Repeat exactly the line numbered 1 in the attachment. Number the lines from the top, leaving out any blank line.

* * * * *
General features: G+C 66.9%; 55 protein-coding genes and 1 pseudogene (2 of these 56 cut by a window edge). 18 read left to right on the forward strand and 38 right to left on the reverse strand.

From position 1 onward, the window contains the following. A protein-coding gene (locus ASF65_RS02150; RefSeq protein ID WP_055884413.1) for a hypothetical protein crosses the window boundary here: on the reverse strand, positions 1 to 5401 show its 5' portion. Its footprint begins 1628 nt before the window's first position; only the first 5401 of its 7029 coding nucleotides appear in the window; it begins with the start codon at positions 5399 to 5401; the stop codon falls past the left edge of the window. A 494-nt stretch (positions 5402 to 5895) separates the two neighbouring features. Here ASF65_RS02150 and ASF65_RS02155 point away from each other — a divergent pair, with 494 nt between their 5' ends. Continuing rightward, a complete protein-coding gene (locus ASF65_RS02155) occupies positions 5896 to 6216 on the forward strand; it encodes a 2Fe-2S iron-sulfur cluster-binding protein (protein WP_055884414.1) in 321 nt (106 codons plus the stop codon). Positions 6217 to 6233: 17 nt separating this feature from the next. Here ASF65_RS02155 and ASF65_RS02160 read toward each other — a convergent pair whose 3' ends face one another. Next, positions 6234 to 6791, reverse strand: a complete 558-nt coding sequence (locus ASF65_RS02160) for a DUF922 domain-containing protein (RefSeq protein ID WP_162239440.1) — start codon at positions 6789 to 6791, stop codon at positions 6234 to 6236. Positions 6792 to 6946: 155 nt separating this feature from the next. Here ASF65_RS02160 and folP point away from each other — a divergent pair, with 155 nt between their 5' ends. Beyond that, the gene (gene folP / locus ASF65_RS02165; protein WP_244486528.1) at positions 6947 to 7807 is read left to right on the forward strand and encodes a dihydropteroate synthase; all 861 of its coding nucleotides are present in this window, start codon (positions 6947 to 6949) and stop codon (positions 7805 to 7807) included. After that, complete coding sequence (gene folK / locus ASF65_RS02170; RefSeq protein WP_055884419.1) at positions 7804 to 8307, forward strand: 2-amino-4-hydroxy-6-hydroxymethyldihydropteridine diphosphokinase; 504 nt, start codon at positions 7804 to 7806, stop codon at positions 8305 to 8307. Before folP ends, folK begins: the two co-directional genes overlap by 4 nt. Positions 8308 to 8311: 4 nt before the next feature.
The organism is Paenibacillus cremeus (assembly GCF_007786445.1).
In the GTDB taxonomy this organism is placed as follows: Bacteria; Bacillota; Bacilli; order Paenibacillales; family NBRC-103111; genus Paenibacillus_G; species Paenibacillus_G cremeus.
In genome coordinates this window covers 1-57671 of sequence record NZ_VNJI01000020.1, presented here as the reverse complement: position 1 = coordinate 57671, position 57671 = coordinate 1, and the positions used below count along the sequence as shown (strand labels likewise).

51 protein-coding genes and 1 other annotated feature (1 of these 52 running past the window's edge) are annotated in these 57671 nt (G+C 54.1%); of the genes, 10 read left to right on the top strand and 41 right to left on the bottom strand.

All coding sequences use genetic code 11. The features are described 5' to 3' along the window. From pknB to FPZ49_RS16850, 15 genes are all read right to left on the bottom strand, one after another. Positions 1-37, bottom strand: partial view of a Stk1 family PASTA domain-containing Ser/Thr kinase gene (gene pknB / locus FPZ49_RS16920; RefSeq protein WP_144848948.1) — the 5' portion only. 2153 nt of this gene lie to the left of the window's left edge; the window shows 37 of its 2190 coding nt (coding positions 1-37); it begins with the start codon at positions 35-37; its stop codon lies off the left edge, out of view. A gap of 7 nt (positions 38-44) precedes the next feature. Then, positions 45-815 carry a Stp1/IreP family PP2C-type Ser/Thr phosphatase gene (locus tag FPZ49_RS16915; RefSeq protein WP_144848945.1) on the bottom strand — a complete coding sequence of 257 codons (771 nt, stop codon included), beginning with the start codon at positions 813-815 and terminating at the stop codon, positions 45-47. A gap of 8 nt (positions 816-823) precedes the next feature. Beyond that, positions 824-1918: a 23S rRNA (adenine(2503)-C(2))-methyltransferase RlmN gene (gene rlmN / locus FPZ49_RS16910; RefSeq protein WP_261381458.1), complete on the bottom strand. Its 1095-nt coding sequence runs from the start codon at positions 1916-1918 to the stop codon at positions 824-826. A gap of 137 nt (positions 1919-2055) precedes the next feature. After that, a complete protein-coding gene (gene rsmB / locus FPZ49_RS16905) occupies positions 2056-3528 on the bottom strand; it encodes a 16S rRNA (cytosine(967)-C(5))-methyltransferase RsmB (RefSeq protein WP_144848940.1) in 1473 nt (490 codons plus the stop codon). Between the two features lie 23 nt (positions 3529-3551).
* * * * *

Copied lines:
General features: G+C 66.9%; 55 protein-coding genes and 1 pseudogene (2 of these 56 cut by a window edge). 18 read left to right on the forward strand and 38 right to left on the reverse strand.